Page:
This game concept is one of my personal projects. It comes from the common belief that playing a flash game during the spare time disable the feeling of the player. In order to knock this idea, I chose the 'survival-horror' genre that really implies the player in his game. My design is oriented on the feeling, but the game stays a flash one.
Work: Creating the concept and developing the prototype.

Some pictures


Task: Game Design on Pump it!

Created for the project: Pump it! on 2010 at MXP4 - Skill: Game Design
Softwares: Microsoft Word

The first task we had on Pump it was its game design. We started with a game concept with a little prototype and writed the game design document. All these documents are written by our team.

The game concept

Originally called Simon, like the Ralph Baer's memory game, we changed to pump it during the game design document step.

The prototype

For me, when ideas can be implemented easily, it is important to work on some prototypes. Very early, we decided to create a little one to show the game purpose to our direction. Made in ActionScript2 by one of our team members, it was very useful to communicate on the project.

The Game Design document (GDD)

The game design document was mainly used to feed the product backlog. We were in Scrum method so we decided to focus on a document oriented on the customer needs (the MXP4 direction). Unfortunatly, I can't show the GDD on this website.


In pre-production, we worked together on the Game Design document for the game Pump it!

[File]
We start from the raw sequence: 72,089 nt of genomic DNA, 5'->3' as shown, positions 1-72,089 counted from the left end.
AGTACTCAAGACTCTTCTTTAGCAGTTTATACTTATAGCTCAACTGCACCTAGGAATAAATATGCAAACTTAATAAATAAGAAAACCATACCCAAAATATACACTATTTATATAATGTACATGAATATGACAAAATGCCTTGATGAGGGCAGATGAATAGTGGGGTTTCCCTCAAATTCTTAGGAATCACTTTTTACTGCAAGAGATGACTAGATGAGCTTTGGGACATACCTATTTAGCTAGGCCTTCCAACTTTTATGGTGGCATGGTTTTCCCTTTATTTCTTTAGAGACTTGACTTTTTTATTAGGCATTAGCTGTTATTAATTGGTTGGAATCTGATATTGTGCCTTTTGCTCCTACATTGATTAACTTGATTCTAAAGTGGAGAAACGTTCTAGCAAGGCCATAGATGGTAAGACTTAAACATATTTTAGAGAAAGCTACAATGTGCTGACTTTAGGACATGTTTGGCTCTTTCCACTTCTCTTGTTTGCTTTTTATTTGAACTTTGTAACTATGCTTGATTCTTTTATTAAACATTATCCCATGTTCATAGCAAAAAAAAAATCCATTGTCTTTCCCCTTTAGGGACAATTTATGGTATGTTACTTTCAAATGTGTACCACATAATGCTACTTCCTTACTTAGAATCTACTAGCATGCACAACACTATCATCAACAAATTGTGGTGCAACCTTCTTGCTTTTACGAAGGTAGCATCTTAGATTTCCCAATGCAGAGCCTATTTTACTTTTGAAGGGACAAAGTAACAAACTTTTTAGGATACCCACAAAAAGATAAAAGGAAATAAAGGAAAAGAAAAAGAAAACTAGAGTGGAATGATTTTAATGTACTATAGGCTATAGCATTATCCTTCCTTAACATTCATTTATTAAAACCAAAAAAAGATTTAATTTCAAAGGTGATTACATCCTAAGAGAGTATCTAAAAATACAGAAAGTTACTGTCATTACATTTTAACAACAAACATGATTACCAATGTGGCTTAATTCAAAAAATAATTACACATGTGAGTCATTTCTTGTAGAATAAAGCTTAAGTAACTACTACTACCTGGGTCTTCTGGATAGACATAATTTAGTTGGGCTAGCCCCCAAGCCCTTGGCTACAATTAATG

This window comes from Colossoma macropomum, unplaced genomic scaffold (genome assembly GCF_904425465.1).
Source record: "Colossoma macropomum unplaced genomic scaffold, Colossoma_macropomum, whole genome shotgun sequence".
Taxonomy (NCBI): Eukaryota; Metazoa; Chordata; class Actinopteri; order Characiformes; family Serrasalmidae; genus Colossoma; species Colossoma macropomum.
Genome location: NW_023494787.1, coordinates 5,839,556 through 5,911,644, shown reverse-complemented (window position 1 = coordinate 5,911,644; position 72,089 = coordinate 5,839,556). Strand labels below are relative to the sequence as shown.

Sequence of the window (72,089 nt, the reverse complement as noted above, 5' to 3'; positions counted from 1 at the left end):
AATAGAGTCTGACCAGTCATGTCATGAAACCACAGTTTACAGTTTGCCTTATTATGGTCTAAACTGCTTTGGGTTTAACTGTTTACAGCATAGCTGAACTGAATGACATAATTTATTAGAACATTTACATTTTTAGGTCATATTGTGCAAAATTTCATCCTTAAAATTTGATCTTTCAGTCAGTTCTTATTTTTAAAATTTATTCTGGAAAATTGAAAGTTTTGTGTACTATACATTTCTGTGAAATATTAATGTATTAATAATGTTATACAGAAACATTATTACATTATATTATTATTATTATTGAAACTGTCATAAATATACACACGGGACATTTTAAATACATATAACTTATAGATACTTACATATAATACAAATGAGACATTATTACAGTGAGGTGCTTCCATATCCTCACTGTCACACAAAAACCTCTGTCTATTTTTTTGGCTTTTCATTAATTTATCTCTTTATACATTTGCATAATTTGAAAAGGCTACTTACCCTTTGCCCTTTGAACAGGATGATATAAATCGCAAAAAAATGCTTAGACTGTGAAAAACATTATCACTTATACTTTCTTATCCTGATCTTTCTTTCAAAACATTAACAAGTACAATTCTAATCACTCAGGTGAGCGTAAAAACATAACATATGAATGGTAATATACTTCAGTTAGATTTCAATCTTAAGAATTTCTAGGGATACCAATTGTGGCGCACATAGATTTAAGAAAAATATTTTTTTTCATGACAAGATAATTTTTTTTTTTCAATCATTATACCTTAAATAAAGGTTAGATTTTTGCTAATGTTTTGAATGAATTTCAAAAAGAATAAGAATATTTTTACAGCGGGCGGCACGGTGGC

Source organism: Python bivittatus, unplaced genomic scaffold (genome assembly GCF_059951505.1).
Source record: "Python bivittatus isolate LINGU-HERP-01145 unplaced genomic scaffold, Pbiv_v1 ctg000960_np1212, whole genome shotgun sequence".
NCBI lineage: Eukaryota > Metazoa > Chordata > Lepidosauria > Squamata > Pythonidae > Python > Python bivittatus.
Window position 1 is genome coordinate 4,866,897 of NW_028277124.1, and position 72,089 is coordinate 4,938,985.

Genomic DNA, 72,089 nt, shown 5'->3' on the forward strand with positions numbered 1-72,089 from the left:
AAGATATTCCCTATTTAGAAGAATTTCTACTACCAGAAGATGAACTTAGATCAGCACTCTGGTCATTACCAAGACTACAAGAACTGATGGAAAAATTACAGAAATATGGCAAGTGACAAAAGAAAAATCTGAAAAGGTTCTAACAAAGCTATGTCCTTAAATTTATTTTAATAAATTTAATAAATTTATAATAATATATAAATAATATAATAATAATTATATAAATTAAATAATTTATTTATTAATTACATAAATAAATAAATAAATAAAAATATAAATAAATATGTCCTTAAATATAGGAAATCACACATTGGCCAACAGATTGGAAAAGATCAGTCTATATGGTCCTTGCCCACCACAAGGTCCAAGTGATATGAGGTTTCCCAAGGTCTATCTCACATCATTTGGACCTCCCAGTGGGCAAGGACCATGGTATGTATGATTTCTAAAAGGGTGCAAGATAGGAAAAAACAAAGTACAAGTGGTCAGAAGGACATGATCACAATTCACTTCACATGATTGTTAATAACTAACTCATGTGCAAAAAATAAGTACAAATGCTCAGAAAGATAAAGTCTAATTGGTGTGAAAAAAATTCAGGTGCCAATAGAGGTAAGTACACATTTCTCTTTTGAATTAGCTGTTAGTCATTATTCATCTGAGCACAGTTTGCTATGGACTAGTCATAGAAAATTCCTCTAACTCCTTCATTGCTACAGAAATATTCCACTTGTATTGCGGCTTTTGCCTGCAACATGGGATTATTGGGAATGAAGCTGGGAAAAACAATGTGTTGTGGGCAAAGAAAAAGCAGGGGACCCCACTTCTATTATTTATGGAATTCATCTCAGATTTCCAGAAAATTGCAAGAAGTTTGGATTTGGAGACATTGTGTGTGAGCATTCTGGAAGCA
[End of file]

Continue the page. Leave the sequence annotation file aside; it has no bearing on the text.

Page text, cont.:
Work: Writing the Game Design document to get user stories for the Scrum method.

Task: Light/Shadows Rendering

Created for the project: Contre-Jour on 2010 at Supinfogame - Skill: Game Design
Softwares: Unity 3D

Contre-Jour deals with lights and shadows. The environnement rendering had to be easy to read in order to know in a peek if Charles enchanted shadow is safe or not. I proposed a rendering and tested it with the lead graphic designer during the preproduction.

The solution was to have a distinct limit between the safe shadows areas and the dangerous lights. Each part had to be clearly identifiable and display this rendering had to be technically possible with Unity3D 2.6.

  • In light: the rendering is realistic, with colored textures.
  • In shadow: The shape of the objects are outlined and we can see some patterns inside. We can determine volumes easily thanks to those.

With the lead graphic designer, we created the first objects using the rendering (the pavillon from the video below). We set up the production pipeline for the graphic assets from these.

How does it work?

The solution is simple, each object is covered with a material that includes two textures.

  • The base texture: It is the first layer of the material. This texture reacts normaly to light.
  • The lightmap texture: This is a texture that simulate a light. In the deepest dark, colored pixels reveals the base texture under.


I proposed this rendering on environnement to separate shadow (outline and dark) and light (realistic textures).
Work: Proposal, first assets creation and pipeline setup with the lead graphic designer.

Some pictures

testUnity.png house3dsmax.png